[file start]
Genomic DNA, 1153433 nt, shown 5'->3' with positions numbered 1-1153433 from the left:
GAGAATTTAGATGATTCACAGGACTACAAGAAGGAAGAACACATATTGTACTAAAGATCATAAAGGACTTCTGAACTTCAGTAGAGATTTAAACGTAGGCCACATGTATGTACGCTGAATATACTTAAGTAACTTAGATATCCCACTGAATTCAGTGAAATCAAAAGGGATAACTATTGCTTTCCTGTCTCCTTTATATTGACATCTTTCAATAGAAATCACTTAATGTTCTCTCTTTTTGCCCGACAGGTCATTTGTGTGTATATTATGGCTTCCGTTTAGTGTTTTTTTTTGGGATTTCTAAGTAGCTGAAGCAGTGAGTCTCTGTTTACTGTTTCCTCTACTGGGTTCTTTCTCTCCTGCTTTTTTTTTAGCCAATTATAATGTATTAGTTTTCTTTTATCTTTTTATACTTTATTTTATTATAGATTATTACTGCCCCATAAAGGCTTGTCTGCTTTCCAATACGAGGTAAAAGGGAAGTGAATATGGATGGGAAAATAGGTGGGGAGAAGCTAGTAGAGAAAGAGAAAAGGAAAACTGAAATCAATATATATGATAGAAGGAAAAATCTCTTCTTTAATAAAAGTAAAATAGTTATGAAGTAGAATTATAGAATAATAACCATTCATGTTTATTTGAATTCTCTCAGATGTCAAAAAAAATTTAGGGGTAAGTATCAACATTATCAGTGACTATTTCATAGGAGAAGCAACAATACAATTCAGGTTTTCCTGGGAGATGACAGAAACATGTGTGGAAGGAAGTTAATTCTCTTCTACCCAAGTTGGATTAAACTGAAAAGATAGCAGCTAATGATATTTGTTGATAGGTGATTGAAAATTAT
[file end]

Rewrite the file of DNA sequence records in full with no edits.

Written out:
Genomic DNA, 1153433 nt, shown 5'->3' with positions numbered 1-1153433 from the left:
GAGAATTTAGATGATTCACAGGACTACAAGAAGGAAGAACACATATTGTACTAAAGATCATAAAGGACTTCTGAACTTCAGTAGAGATTTAAACGTAGGCCACATGTATGTACGCTGAATATACTTAAGTAACTTAGATATCCCACTGAATTCAGTGAAATCAAAAGGGATAACTATTGCTTTCCTGTCTCCTTTATATTGACATCTTTCAATAGAAATCACTTAATGTTCTCTCTTTTTGCCCGACAGGTCATTTGTGTGTATATTATGGCTTCCGTTTAGTGTTTTTTTTTGGGATTTCTAAGTAGCTGAAGCAGTGAGTCTCTGTTTACTGTTTCCTCTACTGGGTTCTTTCTCTCCTGCTTTTTTTTTAGCCAATTATAATGTATTAGTTTTCTTTTATCTTTTTATACTTTATTTTATTATAGATTATTACTGCCCCATAAAGGCTTGTCTGCTTTCCAATACGAGGTAAAAGGGAAGTGAATATGGATGGGAAAATAGGTGGGGAGAAGCTAGTAGAGAAAGAGAAAAGGAAAACTGAAATCAATATATATGATAGAAGGAAAAATCTCTTCTTTAATAAAAGTAAAATAGTTATGAAGTAGAATTATAGAATAATAACCATTCATGTTTATTTGAATTCTCTCAGATGTCAAAAAAAATTTAGGGGTAAGTATCAACATTATCAGTGACTATTTCATAGGAGAAGCAACAATACAATTCAGGTTTTCCTGGGAGATGACAGAAACATGTGTGGAAGGAAGTTAATTCTCTTCTACCCAAGTTGGATTAAACTGAAAAGATAGCAGCTAATGATATTTGTTGATAGGTGATTGAAAATTAT